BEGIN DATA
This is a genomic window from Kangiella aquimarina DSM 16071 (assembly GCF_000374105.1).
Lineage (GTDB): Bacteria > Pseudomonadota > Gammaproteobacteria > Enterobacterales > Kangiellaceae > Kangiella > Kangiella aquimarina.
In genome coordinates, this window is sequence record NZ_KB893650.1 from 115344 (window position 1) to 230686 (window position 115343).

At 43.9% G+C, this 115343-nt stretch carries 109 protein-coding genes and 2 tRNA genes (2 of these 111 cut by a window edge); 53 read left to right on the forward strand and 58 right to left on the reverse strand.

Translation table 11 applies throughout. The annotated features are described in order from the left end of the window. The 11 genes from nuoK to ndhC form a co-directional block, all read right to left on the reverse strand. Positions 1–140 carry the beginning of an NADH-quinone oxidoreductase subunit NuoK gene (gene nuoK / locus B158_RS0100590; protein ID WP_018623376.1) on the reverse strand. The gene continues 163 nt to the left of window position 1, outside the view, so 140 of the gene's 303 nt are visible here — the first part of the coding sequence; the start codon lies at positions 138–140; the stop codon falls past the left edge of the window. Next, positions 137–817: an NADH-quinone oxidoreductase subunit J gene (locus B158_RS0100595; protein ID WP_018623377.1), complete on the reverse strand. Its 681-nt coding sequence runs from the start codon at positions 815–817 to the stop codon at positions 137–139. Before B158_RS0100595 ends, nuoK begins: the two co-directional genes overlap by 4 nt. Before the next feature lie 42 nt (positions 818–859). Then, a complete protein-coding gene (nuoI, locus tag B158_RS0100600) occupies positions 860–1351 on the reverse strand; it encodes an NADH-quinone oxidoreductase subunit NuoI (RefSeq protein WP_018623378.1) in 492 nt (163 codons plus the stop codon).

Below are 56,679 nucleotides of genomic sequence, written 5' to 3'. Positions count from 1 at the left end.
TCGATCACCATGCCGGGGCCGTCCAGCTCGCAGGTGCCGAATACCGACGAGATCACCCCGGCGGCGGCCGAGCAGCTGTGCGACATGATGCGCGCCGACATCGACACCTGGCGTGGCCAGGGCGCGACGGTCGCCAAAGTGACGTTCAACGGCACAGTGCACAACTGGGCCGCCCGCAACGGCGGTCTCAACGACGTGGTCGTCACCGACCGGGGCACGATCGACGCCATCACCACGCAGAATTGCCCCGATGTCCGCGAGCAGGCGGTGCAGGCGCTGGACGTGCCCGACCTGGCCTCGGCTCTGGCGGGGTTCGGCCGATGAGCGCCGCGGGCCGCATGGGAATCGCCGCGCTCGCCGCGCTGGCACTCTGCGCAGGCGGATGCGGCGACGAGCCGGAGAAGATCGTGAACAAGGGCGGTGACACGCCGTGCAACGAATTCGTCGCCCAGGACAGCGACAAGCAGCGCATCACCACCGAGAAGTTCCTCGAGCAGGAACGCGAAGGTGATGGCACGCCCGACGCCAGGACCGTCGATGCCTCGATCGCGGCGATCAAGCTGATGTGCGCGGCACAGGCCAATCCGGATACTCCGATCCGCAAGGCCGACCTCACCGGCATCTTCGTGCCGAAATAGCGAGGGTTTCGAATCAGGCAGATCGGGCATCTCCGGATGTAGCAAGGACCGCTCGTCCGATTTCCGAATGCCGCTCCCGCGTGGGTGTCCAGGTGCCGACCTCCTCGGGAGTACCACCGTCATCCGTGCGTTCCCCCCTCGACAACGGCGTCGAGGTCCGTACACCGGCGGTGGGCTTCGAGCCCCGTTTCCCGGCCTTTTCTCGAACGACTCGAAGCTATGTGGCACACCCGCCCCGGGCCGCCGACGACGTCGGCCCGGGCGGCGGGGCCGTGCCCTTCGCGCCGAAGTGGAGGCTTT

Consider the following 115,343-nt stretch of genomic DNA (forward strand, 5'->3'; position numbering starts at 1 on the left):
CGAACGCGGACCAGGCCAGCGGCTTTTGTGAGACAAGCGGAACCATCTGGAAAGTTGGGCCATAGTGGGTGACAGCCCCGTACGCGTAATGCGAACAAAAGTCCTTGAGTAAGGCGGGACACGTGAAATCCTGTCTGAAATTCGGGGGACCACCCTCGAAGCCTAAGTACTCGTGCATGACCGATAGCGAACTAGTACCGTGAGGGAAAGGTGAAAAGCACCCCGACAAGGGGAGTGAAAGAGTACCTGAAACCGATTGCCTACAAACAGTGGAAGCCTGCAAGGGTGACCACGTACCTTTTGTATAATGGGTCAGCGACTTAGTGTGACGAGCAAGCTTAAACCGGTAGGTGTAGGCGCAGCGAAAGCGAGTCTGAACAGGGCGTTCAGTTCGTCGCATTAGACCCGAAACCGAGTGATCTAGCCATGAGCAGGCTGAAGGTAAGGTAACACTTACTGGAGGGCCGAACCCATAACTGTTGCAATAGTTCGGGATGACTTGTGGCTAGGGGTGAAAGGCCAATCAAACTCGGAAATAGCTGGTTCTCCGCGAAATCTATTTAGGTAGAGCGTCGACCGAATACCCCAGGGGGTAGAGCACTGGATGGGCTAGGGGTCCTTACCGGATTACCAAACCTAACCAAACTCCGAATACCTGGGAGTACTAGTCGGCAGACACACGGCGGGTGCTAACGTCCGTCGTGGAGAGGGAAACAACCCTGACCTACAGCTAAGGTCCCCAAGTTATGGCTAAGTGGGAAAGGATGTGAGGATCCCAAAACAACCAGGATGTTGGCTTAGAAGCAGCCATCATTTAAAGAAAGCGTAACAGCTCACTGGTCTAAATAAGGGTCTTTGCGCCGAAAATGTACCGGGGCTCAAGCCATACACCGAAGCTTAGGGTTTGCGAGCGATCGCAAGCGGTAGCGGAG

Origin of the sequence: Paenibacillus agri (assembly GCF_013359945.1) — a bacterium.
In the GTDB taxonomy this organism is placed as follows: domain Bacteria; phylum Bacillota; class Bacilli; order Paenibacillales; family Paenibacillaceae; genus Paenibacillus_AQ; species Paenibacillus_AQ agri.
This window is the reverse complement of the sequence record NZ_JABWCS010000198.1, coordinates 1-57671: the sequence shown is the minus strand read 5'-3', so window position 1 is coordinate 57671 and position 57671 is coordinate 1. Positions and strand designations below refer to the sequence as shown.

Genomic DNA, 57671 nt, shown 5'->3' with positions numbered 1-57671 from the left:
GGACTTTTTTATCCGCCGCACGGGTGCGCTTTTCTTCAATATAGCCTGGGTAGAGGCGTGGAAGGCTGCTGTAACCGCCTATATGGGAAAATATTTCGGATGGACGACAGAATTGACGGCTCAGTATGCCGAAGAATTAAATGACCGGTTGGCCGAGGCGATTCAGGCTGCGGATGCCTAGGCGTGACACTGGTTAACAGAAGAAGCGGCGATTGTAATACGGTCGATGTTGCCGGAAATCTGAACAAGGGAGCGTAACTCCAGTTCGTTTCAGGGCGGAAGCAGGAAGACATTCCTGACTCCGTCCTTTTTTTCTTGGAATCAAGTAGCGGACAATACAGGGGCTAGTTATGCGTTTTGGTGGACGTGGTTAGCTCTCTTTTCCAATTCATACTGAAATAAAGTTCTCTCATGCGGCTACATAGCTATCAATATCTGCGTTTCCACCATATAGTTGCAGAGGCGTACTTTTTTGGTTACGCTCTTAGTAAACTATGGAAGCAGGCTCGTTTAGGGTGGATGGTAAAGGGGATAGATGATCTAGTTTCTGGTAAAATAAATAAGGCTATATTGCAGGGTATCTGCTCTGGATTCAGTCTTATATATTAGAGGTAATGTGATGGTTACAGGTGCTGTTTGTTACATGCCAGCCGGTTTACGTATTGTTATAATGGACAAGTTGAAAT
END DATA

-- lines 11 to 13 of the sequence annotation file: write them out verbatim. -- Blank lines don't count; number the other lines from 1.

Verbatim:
In the GTDB taxonomy this organism is placed as follows: domain Bacteria; phylum Bacillota; class Bacilli; order Paenibacillales; family Paenibacillaceae; genus Paenibacillus_AQ; species Paenibacillus_AQ agri.
This window is the reverse complement of the sequence record NZ_JABWCS010000198.1, coordinates 1-57671: the sequence shown is the minus strand read 5'-3', so window position 1 is coordinate 57671 and position 57671 is coordinate 1. Positions and strand designations below refer to the sequence as shown.

Genomic DNA, 57671 nt, shown 5'->3' with positions numbered 1-57671 from the left: